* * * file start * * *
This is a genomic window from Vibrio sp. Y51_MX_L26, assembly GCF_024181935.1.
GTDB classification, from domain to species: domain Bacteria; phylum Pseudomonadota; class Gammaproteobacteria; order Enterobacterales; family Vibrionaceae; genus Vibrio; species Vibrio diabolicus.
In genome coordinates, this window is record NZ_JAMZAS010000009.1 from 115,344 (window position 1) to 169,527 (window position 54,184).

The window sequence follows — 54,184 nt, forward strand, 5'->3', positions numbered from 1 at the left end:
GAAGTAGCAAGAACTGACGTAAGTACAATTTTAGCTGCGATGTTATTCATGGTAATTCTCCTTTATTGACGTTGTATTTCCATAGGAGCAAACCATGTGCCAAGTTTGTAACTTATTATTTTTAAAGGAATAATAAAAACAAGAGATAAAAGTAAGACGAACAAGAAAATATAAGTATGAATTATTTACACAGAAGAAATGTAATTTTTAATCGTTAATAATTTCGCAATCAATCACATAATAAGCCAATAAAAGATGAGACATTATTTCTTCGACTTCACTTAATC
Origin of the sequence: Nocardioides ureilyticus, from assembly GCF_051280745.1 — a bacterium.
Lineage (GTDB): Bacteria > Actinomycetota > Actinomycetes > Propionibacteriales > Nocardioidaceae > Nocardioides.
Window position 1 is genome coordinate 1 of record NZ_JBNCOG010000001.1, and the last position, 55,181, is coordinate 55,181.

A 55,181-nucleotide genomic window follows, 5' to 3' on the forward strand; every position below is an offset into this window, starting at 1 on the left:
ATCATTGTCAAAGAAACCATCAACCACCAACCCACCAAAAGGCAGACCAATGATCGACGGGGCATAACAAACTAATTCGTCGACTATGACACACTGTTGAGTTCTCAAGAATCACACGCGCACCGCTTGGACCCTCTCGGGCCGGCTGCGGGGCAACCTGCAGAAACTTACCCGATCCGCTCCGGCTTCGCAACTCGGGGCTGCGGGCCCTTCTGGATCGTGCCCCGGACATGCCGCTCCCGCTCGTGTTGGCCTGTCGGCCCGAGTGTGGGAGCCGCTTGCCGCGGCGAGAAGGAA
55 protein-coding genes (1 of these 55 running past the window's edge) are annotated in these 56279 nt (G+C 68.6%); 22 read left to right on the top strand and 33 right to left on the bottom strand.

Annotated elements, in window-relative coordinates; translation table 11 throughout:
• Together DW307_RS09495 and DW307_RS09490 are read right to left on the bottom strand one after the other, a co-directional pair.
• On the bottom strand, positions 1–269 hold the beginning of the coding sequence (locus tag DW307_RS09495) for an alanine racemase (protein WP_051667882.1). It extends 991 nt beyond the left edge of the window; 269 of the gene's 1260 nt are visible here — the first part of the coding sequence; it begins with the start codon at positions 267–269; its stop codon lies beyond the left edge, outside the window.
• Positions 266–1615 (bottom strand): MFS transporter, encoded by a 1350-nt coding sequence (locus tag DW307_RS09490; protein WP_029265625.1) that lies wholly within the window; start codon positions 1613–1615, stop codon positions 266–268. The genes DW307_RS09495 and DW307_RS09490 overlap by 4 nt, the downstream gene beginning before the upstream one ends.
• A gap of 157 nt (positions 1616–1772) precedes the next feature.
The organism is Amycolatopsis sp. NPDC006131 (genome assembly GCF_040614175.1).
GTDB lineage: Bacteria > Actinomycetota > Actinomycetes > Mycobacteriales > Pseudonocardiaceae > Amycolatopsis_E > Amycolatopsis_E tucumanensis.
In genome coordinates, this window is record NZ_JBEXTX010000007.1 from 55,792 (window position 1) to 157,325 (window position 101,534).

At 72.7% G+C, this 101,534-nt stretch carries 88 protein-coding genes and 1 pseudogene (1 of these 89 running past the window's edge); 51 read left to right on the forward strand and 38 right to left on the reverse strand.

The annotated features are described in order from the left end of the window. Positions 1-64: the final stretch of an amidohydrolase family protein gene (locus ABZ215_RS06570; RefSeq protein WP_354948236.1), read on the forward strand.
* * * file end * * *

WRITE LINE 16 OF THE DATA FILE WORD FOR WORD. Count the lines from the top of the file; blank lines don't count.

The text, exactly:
• A gap of 157 nt (positions 1616–1772) precedes the next feature.